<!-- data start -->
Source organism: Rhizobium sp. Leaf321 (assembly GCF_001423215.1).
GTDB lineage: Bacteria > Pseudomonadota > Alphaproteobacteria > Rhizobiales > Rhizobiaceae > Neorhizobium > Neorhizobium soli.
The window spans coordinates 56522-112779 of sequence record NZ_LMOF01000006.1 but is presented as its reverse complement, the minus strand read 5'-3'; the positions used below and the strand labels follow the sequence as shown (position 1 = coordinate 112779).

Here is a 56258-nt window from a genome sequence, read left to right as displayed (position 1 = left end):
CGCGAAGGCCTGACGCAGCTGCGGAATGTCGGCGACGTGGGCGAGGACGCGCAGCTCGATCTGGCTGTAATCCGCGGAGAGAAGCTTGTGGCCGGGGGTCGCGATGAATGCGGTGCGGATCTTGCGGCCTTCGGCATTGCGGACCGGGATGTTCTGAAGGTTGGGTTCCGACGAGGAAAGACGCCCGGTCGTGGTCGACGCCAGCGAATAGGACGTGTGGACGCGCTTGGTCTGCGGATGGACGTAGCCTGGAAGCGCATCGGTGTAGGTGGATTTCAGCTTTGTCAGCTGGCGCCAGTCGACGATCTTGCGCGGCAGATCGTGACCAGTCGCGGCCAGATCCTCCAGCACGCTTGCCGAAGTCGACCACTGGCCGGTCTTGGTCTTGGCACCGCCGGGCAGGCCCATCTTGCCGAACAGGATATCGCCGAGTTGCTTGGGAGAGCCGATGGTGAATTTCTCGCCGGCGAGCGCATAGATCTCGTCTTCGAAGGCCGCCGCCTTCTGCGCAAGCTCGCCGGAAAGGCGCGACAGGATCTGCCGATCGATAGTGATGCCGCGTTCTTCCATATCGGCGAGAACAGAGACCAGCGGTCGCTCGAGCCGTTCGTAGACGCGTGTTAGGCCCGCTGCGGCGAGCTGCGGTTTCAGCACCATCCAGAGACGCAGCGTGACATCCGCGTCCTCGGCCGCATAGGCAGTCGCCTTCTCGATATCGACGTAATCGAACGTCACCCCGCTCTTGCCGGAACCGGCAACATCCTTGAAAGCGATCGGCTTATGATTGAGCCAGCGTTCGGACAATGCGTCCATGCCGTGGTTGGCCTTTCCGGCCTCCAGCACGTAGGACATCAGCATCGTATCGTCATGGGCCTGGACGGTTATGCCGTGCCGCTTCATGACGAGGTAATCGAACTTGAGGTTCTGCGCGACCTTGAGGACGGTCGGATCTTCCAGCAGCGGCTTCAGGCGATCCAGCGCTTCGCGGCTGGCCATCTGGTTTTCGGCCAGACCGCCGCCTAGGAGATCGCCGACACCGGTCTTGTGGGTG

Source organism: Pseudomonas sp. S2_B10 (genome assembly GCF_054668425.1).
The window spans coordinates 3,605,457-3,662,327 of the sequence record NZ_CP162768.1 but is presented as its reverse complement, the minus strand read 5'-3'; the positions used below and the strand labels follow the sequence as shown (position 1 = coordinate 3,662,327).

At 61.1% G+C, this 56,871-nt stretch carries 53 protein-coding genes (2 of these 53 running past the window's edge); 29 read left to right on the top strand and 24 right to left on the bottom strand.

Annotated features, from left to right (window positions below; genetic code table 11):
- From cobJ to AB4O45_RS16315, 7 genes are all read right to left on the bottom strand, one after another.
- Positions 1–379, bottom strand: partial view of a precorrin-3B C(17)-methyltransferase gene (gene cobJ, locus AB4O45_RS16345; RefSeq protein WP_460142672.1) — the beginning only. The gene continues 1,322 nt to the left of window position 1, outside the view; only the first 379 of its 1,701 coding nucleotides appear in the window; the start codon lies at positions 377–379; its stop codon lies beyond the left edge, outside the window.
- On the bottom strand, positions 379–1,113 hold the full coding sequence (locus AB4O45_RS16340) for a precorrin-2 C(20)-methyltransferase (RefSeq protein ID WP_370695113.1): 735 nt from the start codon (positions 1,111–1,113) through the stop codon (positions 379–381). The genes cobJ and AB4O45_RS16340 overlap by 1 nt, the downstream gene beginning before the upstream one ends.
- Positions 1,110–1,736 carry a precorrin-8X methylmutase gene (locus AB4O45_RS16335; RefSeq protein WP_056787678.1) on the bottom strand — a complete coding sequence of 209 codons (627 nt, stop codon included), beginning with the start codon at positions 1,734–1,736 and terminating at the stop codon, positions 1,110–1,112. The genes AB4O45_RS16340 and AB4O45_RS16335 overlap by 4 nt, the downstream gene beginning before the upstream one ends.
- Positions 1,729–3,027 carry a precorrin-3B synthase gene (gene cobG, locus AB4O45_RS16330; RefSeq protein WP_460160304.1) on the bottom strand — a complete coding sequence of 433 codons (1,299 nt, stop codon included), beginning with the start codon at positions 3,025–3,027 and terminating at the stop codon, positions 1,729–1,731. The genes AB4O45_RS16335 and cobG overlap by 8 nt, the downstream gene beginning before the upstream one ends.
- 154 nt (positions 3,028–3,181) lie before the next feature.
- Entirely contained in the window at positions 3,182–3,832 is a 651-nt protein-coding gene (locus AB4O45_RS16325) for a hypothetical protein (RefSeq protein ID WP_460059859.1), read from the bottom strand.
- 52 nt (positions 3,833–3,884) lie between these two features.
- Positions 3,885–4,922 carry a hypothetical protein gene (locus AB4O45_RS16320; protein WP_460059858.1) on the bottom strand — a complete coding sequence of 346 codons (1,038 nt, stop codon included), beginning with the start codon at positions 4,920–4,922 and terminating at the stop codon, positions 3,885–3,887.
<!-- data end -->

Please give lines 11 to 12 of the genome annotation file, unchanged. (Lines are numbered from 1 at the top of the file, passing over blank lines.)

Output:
- Positions 1–379, bottom strand: partial view of a precorrin-3B C(17)-methyltransferase gene (gene cobJ, locus AB4O45_RS16345; RefSeq protein WP_460142672.1) — the beginning only. The gene continues 1,322 nt to the left of window position 1, outside the view; only the first 379 of its 1,701 coding nucleotides appear in the window; the start codon lies at positions 377–379; its stop codon lies beyond the left edge, outside the window.
- On the bottom strand, positions 379–1,113 hold the full coding sequence (locus AB4O45_RS16340) for a precorrin-2 C(20)-methyltransferase (RefSeq protein ID WP_370695113.1): 735 nt from the start codon (positions 1,111–1,113) through the stop codon (positions 379–381). The genes cobJ and AB4O45_RS16340 overlap by 1 nt, the downstream gene beginning before the upstream one ends.